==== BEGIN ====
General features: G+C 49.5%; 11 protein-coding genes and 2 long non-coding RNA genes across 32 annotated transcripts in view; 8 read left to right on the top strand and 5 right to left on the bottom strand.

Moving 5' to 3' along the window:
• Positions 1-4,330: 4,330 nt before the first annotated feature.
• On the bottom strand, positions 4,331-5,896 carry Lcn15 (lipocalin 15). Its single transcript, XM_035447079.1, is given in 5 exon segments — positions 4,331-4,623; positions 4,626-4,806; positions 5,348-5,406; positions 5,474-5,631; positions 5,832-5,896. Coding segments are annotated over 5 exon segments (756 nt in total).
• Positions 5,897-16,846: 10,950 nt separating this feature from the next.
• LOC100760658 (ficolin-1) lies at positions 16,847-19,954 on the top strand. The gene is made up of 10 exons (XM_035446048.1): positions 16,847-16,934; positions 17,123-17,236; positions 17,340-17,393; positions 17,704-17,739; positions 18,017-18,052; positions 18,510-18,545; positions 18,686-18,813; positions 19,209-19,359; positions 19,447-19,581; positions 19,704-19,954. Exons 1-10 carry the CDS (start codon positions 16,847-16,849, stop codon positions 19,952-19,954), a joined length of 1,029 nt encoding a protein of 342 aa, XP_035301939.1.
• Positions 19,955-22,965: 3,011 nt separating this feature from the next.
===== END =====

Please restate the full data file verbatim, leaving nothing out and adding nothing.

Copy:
General features: G+C 49.5%; 11 protein-coding genes and 2 long non-coding RNA genes across 32 annotated transcripts in view; 8 read left to right on the top strand and 5 right to left on the bottom strand.

Moving 5' to 3' along the window:
• Positions 1-4,330: 4,330 nt before the first annotated feature.
• On the bottom strand, positions 4,331-5,896 carry Lcn15 (lipocalin 15). Its single transcript, XM_035447079.1, is given in 5 exon segments — positions 4,331-4,623; positions 4,626-4,806; positions 5,348-5,406; positions 5,474-5,631; positions 5,832-5,896. Coding segments are annotated over 5 exon segments (756 nt in total).
• Positions 5,897-16,846: 10,950 nt separating this feature from the next.
• LOC100760658 (ficolin-1) lies at positions 16,847-19,954 on the top strand. The gene is made up of 10 exons (XM_035446048.1): positions 16,847-16,934; positions 17,123-17,236; positions 17,340-17,393; positions 17,704-17,739; positions 18,017-18,052; positions 18,510-18,545; positions 18,686-18,813; positions 19,209-19,359; positions 19,447-19,581; positions 19,704-19,954. Exons 1-10 carry the CDS (start codon positions 16,847-16,849, stop codon positions 19,952-19,954), a joined length of 1,029 nt encoding a protein of 342 aa, XP_035301939.1.
• Positions 19,955-22,965: 3,011 nt separating this feature from the next.